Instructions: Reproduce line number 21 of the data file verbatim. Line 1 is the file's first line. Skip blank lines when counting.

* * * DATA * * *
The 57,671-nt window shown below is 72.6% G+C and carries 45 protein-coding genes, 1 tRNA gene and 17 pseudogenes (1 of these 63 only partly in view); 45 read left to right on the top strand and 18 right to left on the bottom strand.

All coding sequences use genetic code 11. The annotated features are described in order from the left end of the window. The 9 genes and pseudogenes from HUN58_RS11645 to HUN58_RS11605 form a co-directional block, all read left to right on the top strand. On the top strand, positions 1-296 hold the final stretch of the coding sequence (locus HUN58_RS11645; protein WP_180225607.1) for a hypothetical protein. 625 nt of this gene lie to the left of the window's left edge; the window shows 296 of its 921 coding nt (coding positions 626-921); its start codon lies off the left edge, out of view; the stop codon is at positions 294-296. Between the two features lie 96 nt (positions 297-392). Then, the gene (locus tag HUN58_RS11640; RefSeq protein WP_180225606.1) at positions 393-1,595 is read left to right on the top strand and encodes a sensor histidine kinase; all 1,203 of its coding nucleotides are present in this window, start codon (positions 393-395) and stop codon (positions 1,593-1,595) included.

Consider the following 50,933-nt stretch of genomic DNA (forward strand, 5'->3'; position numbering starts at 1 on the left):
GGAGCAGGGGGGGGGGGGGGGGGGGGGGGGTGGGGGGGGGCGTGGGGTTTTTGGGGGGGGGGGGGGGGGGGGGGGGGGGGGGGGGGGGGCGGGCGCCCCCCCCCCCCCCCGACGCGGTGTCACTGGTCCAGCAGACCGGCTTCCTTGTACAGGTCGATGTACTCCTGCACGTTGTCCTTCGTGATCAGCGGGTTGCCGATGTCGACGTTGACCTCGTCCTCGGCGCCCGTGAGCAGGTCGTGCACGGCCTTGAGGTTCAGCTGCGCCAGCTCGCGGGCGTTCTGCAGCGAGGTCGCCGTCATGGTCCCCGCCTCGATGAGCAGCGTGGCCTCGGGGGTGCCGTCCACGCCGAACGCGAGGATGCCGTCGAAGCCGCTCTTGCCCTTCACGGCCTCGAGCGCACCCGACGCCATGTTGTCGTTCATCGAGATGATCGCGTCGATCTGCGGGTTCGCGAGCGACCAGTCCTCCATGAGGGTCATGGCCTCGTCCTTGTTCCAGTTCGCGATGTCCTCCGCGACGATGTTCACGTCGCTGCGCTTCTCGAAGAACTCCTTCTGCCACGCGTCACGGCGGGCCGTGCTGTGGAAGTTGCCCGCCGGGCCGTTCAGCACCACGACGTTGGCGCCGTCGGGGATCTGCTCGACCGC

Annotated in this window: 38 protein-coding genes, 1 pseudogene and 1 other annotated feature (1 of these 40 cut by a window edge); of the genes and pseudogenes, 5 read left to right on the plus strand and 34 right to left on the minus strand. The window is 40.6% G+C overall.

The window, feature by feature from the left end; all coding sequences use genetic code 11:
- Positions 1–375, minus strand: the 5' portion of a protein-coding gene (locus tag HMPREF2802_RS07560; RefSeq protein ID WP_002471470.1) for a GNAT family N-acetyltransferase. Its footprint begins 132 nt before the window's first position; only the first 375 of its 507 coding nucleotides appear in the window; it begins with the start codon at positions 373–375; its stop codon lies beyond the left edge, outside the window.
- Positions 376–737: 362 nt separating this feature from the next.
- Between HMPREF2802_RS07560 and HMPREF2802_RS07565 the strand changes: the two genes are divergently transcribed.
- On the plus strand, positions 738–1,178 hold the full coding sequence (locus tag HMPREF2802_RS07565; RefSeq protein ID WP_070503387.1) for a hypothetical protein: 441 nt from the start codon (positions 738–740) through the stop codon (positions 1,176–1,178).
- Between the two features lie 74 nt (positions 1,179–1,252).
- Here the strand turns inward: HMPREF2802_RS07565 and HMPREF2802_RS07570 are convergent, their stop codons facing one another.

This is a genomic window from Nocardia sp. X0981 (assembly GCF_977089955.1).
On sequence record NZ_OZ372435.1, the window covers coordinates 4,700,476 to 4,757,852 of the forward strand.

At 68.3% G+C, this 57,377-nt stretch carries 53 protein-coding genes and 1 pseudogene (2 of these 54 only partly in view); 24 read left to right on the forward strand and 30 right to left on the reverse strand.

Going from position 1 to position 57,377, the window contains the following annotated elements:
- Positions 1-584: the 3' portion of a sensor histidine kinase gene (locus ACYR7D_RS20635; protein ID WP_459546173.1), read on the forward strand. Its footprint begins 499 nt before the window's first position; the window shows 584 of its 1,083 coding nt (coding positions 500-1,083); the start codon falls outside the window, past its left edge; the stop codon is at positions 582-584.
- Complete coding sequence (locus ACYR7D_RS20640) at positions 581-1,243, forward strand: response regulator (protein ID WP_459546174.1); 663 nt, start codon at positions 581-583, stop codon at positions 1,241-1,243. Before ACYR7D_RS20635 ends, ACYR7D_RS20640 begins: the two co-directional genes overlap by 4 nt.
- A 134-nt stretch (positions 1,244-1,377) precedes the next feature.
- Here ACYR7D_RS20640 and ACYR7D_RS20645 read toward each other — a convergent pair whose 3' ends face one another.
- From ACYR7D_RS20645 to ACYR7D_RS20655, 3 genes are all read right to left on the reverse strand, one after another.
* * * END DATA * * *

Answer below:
- From ACYR7D_RS20645 to ACYR7D_RS20655, 3 genes are all read right to left on the reverse strand, one after another.